Central Government Still Ignoring Storm in Turkmenabat One Month On
Banknotes with comments critical of the president are starting to circulate in Turkmenistan. Messages in Turkmen such as “Death to Haramdag, the people have woken up” and “Haramdag, güm bol!” have been written by hand on notes of varying denominations. A turkmen.news source in Ashgabat received some of the notes in change for a taxi ride.
The epithet “Haramdag” plays on the president’s official title “Arkadag” (which literally means a mountain behind one’s back, in other words, a supporter or protector), replacing “arka” (behind) with “haram” meaning something forbidden. “Güm bol!” is a popular expression among Turkmen who are dissatisfied with the president’s regime and can be loosely translated as “Get lost!”
The source said that similar banknotes have been received in change at the market and even from ATMs. The turkmen.news correspondent in the north-eastern Lebap region has also seen banknotes with anti-presidential inscriptions.
“It’s a silent but highly effective form of protest against the president,” the source in Ashgabat said. “It’s very dangerous to distribute leaflets and they would almost certainly be destroyed right away, but you don’t get rid of money so easily, especially not high denomination notes.”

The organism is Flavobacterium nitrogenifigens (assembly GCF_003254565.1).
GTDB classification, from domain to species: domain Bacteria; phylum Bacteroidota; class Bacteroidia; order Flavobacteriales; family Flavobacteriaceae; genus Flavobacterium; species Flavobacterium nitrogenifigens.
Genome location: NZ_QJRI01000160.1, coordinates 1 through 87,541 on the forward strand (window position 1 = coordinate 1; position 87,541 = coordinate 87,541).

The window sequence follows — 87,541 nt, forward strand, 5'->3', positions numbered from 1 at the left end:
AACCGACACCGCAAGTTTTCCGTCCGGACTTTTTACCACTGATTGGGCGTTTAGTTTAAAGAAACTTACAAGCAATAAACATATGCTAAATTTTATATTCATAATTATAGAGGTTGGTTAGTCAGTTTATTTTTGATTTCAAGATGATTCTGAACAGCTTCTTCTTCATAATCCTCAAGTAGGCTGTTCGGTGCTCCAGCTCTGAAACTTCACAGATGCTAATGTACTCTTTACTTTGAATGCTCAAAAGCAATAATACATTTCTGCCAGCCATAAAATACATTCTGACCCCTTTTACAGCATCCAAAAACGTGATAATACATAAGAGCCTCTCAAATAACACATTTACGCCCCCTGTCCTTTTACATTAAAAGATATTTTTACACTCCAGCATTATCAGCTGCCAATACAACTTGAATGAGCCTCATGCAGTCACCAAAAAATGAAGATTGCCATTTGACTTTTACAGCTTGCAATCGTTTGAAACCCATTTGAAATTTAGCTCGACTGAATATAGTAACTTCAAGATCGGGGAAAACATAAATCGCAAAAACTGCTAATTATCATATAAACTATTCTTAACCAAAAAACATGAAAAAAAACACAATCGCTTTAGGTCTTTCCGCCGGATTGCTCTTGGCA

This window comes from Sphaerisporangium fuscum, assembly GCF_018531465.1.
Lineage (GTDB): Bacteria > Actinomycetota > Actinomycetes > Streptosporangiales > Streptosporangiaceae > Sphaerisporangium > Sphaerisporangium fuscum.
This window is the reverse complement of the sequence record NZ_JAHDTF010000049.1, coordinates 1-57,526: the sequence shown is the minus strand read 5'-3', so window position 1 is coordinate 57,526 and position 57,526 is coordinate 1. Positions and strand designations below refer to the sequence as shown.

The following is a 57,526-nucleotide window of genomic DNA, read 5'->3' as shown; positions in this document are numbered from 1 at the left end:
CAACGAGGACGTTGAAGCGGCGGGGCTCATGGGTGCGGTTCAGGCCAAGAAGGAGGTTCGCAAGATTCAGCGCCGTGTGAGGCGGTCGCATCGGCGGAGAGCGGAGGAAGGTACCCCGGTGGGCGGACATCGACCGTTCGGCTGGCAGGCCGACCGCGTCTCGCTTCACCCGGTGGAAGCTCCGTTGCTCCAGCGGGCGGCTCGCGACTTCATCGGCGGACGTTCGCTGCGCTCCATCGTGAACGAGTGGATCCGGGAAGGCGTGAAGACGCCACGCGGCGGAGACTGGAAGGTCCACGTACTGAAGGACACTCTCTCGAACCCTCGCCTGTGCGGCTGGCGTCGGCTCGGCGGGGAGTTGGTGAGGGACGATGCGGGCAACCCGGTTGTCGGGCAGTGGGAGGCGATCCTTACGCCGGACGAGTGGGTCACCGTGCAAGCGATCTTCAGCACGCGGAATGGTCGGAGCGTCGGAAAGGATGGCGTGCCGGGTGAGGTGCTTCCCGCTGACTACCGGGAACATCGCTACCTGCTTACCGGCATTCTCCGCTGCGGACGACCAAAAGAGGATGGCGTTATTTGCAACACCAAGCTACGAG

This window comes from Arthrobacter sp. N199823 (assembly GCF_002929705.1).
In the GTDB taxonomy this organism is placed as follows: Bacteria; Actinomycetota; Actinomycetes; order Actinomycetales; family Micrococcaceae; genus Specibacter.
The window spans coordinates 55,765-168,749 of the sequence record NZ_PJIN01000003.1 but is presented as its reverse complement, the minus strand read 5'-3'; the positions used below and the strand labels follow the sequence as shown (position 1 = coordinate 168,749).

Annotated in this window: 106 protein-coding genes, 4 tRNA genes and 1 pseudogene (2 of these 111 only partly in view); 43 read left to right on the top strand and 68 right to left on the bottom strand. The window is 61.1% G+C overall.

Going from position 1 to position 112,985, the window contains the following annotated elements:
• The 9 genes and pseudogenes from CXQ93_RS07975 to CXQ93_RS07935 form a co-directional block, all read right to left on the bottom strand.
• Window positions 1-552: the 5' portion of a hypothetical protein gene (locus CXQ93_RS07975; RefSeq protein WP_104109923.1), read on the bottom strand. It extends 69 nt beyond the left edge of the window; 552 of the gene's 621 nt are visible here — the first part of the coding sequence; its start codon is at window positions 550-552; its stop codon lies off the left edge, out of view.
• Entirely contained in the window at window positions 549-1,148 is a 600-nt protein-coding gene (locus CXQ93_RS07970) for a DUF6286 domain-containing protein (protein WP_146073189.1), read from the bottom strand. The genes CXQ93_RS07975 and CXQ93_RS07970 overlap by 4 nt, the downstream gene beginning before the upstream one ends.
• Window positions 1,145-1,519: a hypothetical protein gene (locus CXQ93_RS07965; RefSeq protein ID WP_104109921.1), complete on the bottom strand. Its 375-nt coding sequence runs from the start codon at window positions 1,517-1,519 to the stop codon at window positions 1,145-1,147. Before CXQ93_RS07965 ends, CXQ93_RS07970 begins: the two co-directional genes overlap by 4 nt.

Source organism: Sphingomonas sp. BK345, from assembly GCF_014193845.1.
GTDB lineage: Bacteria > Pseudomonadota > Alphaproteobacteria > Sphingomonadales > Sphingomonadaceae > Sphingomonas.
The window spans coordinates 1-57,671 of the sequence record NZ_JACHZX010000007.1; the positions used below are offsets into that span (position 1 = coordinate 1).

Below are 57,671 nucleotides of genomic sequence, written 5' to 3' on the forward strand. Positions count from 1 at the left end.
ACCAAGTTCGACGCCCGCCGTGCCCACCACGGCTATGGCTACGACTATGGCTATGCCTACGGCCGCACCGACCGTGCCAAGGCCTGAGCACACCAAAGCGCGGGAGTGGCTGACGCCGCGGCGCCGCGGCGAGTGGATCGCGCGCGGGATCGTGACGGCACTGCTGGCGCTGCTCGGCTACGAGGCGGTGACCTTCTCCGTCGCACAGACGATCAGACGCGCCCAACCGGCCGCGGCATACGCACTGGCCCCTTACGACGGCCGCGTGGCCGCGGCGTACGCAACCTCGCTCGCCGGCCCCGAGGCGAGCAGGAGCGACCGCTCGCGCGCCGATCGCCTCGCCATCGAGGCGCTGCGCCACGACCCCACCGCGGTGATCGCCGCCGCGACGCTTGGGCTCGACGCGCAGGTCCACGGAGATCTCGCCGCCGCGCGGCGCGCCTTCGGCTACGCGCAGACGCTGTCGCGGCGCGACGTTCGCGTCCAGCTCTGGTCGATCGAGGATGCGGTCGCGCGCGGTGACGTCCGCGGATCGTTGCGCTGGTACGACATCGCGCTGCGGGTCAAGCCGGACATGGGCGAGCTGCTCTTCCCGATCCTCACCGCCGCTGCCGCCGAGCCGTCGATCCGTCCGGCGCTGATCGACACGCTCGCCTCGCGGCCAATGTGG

The population’s disapproval of the state policy and President Gurbanguly Berdimuhamedov personally was exacerbated after the powerful hurricane that struck Lebap and Mary regions on April 27. A few days later houses that had lost their roofs were drenched in heavy rain. Dozens of deaths were reported, including of children (turkmen.news cited two specific cases), and thousands of people suffered significant losses and damage, but the authorities pretended nothing had happened. People did not receive any help at all from the state, and the residents themselves had to bear the costs of repairing their homes and replacing their property. Meanwhile, Berdimuhamedov sent humanitarian aid to Afghanistan and Russia, and told his Uzbek counterparts that he was ready to help the districts of Uzbekistan hit by the storm.
The people of Lebap saw the lack of response from the government and its veil of silence over the problem as real sacrilege and this led to protests by citizens abroad. Dozens of our compatriots in Turkey, Northern Cyprus, and the USA have held protests in recent weeks. People openly voiced their anger at the president’s failure to act and his indifference towards his own people, demanding his resignation. Several initiative groups are preparing mass protests around the world at the end of June.
The dissatisfaction of Turkmenistan’s citizens is compounded by the chronic food crisis, the impossibility of sending money to loved ones, corruption, and the lack of employment and opportunities to realize their potential at home
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